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McAfee Labs Predicts Wave of Crimeware and Threats for 2013

By Sharmine Ishak - on 7 Jan 2013, 12:23pm

McAfee Labs Predicts Wave of Crimeware and Threats for 2013

McAfee Labs has recently released its annual 2013 Threat Predictions report compiled by its proprietary Global Threat Intelligence (GTI), which analyzes malware data, vulnerabilities and online threats in 2012 to predict the trends for the following year. Based on their findings, threats to mobile devices will become even more of a focus for cybercriminals, while large-scale attacks on infrastructures will increase.

“Cybercriminals and hacktivists will strengthen and evolve the techniques and tools they use to assault our privacy, bank accounts, mobile devices, businesses, organizations and homes,” said Vincent Weafer, Senior Vice President of McAfee Labs. “Our 2013 Threat Predictions provides the general public, governments and businesses not only with the top risks in the year to come to be aware of, but also the preventative measures that should be taken to avoid those risks from occurring. Only by understanding and preparing for threats, can we empower people to secure their information.”

One of these prominent trends for 2013 is the dramatic increase of mobile threats, due to the development and deployment of increasingly sophisticated ransomware technologies that will "lock" smart devices and threaten to keep it that way until a ransom is paid. As attackers hijack the users' ability to access data, victims will be faced with either losing their data or paying a ransom in the hope of regaining access. Sadly, users will also have no way of knowing if their device is unlocked, despite meeting the perpetrator's demands.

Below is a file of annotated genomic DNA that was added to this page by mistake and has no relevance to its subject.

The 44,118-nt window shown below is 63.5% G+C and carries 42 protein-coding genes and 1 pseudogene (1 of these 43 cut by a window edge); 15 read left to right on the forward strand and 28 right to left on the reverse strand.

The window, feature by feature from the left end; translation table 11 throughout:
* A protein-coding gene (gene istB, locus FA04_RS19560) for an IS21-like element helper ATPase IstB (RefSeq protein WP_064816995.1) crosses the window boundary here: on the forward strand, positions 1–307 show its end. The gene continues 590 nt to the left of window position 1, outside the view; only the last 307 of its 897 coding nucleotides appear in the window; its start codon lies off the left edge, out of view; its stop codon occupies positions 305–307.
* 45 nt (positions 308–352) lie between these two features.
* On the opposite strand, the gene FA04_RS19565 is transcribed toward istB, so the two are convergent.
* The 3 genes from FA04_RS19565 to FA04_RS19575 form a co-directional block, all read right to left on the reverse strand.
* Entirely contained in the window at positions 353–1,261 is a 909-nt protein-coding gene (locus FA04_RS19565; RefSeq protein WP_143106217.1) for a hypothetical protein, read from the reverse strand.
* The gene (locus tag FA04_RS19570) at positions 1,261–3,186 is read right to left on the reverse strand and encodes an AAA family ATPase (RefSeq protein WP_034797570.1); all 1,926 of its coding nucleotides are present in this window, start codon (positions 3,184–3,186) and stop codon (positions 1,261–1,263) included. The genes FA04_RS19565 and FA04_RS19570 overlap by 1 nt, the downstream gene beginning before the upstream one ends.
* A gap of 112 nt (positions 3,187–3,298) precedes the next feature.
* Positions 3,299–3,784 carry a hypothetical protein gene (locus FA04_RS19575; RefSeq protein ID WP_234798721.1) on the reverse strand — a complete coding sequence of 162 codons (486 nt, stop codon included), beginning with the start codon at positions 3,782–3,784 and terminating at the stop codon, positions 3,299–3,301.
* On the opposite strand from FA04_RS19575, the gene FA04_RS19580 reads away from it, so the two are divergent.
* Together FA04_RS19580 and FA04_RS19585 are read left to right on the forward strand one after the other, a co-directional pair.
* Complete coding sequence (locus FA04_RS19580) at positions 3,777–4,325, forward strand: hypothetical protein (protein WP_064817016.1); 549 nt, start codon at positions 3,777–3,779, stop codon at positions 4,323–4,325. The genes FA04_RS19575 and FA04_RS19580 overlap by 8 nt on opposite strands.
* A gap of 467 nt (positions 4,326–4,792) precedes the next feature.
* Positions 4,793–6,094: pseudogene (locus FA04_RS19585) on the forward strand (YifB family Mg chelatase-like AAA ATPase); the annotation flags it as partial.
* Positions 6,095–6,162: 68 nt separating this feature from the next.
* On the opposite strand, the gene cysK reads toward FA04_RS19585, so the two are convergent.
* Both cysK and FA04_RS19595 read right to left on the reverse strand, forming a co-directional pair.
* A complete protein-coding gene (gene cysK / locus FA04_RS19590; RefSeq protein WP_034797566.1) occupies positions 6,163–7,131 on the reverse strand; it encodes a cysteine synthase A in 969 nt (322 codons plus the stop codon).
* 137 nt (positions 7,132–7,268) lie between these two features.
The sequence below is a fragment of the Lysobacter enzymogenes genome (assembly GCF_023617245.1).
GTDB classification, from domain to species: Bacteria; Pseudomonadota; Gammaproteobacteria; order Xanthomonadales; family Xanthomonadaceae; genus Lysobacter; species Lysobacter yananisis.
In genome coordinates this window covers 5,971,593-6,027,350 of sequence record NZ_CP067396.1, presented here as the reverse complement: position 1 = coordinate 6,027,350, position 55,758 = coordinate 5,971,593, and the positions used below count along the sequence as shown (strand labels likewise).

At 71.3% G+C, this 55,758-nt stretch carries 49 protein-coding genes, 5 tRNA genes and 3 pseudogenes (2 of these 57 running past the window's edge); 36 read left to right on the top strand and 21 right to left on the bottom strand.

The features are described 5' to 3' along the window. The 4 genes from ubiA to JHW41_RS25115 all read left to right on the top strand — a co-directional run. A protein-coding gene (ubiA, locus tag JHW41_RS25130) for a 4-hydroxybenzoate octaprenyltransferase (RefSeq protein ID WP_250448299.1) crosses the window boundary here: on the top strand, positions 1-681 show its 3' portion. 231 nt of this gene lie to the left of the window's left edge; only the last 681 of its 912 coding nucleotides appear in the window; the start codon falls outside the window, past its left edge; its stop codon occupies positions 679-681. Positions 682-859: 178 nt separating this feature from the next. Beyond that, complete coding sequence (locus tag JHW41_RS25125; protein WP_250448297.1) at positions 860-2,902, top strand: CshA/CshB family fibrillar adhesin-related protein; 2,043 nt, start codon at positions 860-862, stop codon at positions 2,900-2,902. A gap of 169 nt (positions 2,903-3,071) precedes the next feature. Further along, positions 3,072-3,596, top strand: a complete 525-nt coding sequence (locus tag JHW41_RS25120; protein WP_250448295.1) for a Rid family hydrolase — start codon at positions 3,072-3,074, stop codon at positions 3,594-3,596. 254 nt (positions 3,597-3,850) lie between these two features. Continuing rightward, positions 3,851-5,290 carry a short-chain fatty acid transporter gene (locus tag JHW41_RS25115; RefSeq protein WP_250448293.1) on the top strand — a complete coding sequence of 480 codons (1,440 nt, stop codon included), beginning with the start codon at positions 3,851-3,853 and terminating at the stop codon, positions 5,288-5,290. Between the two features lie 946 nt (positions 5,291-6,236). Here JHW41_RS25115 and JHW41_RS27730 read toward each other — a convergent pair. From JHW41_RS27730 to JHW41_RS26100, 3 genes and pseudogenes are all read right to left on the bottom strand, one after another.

There is also the prediction of a new mobile worm that will infect the Android marketplace; a Trojan horse program that buys apps without user permissions. By taking this malware's app-buying payload, cyber-crooks can add it to a mobile worm, so victims need not install a piece of malware. Simply by using their NFC-enabled phones at airports and malls, the worm is able to infect a users' phone and steal money from their digital wallets.

Big-scale attacks, where the only goal was to cause as much damage as possible, is also expected to grow exponentially in 2013. McAfee predicts that attackers will install destructive malware on a large number of machines to devastating results. As such, users will have to keep their production networks and SCADA industrial control systems completely separate from the normal network to prevent it from getting hit and thus ensure that the business continues to run.

Other notable trends indicated by McAfee Labs include cybercriminals offering crimeware and hacking as a service, as they enter the public forums to make business deals with other criminals. Citadel, one of the Trojans of choice for cybercriminals, is also said to be one of the major threats for 2013, as the Trojan can dynamically retrieve configuration files, enabling fraudsters to send targeted payloads to a single victim or a selection of victims.

Last but not least is the slowdown of the hacktivist movement, Anonymous. Due to the better understanding of their tactics and declining level of technical sophistication, the group's level of success will decline in 2013, although they will not end.

To read the entire copy of McAfee Labs, 2013 Threat Predictions report, please click here.

For other reports on McAfee Labs, please click here for more Tech News.